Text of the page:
Dick Gregory finally died, and the best response came 400 years ago in Shakespeare’s MacBeth: “Nothing in his life became him like leaving it.” Let me tell you why I say this.
In the late 1980s or early 1990s, Dick Gregory came to St. Louis for some reason or other, probably to speak or perform. While there, he visited an organic health food store in the city’s liberal, eclectic but fashionable Central West End. While in the store, he reverted to the true nature of all race-hustlers by shoplifting some “bee pollen.”
I was told bee pollen was a very expensive commodity, so, when he was confronted by the store’s owner, he calmly looked the man in the eye and stated (verbatim):
“You don’t know who you’re messin’ with: I’m Dick Gregory, and if you get me arrested, I’ll have 200 niggers here protesting in front of your store by tomorrow morning.”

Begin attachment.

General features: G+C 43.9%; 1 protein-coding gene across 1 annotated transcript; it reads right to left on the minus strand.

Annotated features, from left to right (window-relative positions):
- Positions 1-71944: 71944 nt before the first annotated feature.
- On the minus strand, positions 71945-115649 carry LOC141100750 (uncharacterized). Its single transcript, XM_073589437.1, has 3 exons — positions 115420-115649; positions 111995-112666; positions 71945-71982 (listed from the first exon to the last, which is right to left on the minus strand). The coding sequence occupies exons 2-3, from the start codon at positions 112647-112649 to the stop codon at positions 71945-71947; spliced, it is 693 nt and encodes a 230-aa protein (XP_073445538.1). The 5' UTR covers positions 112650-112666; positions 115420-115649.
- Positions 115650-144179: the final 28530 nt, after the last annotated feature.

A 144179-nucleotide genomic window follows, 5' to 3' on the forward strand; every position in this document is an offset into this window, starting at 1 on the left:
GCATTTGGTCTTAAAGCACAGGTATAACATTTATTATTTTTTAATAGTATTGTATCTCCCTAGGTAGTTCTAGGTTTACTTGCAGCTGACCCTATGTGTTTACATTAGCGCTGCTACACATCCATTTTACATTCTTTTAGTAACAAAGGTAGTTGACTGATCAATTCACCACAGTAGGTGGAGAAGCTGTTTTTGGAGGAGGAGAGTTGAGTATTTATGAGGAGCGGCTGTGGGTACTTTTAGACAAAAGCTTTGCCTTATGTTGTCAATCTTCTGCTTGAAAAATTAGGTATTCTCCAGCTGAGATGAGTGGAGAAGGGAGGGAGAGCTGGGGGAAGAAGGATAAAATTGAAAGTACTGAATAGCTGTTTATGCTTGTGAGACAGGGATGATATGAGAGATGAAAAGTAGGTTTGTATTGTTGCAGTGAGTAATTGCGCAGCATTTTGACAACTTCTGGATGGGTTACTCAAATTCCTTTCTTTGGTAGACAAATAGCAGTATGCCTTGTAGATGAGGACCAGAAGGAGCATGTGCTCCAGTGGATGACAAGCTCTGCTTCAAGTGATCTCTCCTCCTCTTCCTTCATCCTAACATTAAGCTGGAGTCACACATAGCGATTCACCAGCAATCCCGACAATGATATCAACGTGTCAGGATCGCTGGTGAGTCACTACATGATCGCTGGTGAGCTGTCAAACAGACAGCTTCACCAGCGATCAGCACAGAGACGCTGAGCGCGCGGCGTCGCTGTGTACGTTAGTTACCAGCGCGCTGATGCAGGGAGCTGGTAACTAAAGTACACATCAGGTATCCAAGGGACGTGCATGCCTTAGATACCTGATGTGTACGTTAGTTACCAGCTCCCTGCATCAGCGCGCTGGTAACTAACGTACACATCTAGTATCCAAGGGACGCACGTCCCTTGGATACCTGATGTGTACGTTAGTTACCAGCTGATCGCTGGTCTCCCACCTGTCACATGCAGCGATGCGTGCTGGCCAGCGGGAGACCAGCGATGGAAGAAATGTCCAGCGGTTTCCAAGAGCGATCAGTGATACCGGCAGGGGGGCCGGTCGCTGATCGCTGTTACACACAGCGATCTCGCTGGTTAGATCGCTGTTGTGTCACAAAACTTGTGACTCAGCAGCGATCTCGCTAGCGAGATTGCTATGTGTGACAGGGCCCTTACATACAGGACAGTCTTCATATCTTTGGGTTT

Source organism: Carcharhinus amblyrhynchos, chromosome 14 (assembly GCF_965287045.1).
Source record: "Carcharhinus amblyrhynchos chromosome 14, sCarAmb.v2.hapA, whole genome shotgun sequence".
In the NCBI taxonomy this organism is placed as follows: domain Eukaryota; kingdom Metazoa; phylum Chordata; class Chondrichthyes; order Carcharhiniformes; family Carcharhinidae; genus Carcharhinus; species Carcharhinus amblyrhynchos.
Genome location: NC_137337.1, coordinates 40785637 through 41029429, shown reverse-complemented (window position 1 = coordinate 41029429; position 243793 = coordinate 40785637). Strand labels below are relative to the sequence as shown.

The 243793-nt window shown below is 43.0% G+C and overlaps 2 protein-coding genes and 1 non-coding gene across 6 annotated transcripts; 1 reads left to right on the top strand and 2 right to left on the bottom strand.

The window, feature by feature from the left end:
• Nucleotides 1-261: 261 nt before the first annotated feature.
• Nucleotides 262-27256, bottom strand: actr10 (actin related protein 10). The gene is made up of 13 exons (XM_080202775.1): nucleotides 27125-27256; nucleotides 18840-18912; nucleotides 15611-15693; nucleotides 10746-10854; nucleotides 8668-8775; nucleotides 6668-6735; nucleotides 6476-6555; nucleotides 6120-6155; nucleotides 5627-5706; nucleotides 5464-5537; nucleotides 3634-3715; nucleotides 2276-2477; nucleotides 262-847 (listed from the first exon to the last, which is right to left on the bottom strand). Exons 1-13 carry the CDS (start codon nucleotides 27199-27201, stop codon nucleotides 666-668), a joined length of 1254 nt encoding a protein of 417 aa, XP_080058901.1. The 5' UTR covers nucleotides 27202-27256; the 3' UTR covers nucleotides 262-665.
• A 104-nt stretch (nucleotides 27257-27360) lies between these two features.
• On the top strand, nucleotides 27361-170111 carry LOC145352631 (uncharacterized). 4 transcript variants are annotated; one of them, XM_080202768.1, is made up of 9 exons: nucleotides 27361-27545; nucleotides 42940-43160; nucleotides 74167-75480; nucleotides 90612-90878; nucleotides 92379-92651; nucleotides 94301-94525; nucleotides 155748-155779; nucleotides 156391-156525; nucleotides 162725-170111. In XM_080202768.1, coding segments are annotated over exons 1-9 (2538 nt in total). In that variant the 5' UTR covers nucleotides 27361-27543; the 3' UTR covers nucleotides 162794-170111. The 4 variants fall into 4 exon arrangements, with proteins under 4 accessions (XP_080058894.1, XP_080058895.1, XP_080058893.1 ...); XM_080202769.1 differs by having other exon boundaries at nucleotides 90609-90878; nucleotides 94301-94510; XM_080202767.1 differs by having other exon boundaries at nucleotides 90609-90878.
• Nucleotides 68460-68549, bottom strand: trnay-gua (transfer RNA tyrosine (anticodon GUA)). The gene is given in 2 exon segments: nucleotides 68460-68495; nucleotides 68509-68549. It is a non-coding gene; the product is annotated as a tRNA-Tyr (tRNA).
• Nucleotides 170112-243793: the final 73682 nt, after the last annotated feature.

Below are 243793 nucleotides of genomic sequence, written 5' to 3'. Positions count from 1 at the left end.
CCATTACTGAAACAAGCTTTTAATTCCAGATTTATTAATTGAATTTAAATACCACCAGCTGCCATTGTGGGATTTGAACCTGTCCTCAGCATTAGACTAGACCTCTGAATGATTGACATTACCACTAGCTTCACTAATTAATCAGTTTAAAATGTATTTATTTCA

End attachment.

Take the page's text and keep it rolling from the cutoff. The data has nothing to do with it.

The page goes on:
Like all race-hustlers, Gregory was a crook on the make: Whatever cause he happened to be promoting was secondary to whatever scam he was working. When the health food store’s owner described this incident to a close friend of mine — and patron of the store — I was struck by how calmly Gregory made his threat: Clearly, this defense had been trotted out many times before.
Now he is probably in a place where all criminals and race-hustlers eventually end up, a place where no amount of health food could possibly help, and where bee pollen melts instantly…